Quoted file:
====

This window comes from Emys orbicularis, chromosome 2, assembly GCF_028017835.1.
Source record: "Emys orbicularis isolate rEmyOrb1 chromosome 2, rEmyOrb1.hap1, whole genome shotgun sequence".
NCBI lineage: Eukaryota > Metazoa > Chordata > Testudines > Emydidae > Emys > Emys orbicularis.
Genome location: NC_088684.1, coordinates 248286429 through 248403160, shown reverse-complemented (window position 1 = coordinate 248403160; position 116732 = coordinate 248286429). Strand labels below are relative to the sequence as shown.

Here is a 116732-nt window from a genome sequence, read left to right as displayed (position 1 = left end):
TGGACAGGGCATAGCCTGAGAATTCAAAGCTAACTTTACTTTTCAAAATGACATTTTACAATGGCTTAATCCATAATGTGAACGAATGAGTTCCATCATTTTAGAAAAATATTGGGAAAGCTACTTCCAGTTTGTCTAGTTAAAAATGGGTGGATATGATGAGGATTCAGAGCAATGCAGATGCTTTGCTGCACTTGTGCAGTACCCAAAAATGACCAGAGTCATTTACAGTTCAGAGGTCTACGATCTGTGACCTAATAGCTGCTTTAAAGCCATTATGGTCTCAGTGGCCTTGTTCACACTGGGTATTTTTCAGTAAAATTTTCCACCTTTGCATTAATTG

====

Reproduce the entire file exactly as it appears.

This window comes from Emys orbicularis, chromosome 2, assembly GCF_028017835.1.
Source record: "Emys orbicularis isolate rEmyOrb1 chromosome 2, rEmyOrb1.hap1, whole genome shotgun sequence".
NCBI lineage: Eukaryota > Metazoa > Chordata > Testudines > Emydidae > Emys > Emys orbicularis.
Genome location: NC_088684.1, coordinates 248286429 through 248403160, shown reverse-complemented (window position 1 = coordinate 248403160; position 116732 = coordinate 248286429). Strand labels below are relative to the sequence as shown.

Here is a 116732-nt window from a genome sequence, read left to right as displayed (position 1 = left end):
TGGACAGGGCATAGCCTGAGAATTCAAAGCTAACTTTACTTTTCAAAATGACATTTTACAATGGCTTAATCCATAATGTGAACGAATGAGTTCCATCATTTTAGAAAAATATTGGGAAAGCTACTTCCAGTTTGTCTAGTTAAAAATGGGTGGATATGATGAGGATTCAGAGCAATGCAGATGCTTTGCTGCACTTGTGCAGTACCCAAAAATGACCAGAGTCATTTACAGTTCAGAGGTCTACGATCTGTGACCTAATAGCTGCTTTAAAGCCATTATGGTCTCAGTGGCCTTGTTCACACTGGGTATTTTTCAGTAAAATTTTCCACCTTTGCATTAATTG